|Reducing Children's Vulnerability
This longitudinal study draws on in-depth interviews with families
who were displaced following Hurricane Katrina. The sample includes
over 30 children and youth, 50 parents, and numerous teachers, daycare
providers, and shelter workers who cared for children in the aftermath
of the storm. The sample was diverse in terms of race, class, family
structure, age of children, and amount of damage to residences. The
study was designed to gain a deeper understanding of children’s
vulnerability, to gain new insights into the things caregivers did to
help reduce children’s vulnerability, and to understand things children
did for themselves to reduce the disaster impacts.
Key Research Findings:
- Children whose parents and caretakers stress routine and familiar
institutional connections in the midst of crisis recover more quickly
from trauma than children without similar stable routines and social
- Teachers, shelter workers, peers, and other “support agents” played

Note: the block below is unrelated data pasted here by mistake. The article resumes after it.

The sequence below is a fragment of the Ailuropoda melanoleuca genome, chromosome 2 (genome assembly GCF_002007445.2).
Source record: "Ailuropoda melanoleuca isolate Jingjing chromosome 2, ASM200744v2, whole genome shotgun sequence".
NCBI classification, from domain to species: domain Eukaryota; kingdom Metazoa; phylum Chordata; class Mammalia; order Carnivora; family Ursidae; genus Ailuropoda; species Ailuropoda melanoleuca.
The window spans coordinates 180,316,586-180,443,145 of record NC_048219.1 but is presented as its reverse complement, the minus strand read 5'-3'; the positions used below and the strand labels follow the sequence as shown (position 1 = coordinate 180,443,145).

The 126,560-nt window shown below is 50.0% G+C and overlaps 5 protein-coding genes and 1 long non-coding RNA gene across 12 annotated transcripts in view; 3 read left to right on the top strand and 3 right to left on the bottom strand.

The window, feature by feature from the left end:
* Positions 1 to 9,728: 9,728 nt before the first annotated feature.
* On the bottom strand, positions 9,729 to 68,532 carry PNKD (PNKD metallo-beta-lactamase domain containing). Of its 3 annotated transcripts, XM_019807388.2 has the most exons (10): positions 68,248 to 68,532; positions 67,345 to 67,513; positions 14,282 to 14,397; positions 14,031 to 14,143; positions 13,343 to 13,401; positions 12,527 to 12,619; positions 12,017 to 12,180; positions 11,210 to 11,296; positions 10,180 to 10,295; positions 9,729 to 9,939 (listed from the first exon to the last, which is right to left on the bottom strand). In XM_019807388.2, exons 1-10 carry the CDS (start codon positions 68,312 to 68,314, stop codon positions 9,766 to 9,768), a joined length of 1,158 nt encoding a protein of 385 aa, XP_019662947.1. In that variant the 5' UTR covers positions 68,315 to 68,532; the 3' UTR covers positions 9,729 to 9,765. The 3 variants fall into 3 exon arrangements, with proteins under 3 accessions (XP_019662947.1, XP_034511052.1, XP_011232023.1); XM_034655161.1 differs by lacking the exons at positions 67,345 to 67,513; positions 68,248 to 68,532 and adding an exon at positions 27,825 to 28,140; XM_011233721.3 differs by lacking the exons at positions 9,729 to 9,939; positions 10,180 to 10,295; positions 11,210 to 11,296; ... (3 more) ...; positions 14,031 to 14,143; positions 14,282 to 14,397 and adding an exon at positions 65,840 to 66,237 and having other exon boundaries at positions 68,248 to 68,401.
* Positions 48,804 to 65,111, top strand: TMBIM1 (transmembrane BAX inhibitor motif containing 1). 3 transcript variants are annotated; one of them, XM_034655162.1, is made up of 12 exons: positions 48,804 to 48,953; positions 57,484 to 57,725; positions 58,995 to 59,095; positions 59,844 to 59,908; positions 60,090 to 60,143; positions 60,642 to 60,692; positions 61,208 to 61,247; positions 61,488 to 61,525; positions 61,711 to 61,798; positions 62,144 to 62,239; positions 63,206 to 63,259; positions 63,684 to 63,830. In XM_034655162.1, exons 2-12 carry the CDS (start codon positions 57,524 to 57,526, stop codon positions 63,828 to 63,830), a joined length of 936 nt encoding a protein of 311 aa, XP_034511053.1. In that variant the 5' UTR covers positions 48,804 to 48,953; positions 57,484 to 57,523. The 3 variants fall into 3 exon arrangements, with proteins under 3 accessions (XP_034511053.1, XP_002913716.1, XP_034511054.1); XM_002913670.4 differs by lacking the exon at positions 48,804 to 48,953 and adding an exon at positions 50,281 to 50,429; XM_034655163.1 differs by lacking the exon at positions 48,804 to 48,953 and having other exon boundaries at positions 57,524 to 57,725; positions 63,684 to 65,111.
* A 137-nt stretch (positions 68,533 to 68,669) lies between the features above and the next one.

a critical role in assisting children and families post-Katrina.
- Reopening schools and attending first to the recovery of children
after disasters like Hurricane Katrina speeds the recovery of both
afflicted families and entire communities.
- Recovery efforts should prioritize the stability of children and
the institutions that care for them, such as schools and daycare
centers, to speed community recovery.
- Tutoring programs and after-school activities should be quickly
re-established after disasters in order to create stabilizing routines
- In the aftermath of Hurricane Katrina, a single mother received the
same amount of FEMA aid as an adult man with no children. This
one-size-fits-all approach to aid should be re-evaluated for future
Alice Fothergill, Associate Professor, Department of Sociology, University of Vermont, (802) 656-2127, Alice.Fothergill@uvm.edu.
Lori Peek, Assistant Professor, Department of Sociology, Colorado State University, (970) 491-6777, email@example.com.
1) Alice Fothergill and Lori Peek. 2006. “Surviving Catastrophe: A Study of Children in Hurricane Katrina.” Pp. 97-130 in Learning from Catastrophe: Quick Response Research in the Wake of Hurricane Katrina. Boulder, CO: Natural Hazards Center, University of Colorado.
The SSRC Katrina Task Force oversees a range of research projects
on the aftermath of Hurricane Katrina and acts as a clearinghouse for
information emerging from those projects. For additional literature on
Hurricane Katrina see our Research Bibliography. For more information about the SSRC Katrina Task Force see the Katrina Hub or contact Siovahn Walker at
firstname.lastname@example.org. For other Research Bulletins see our Archive.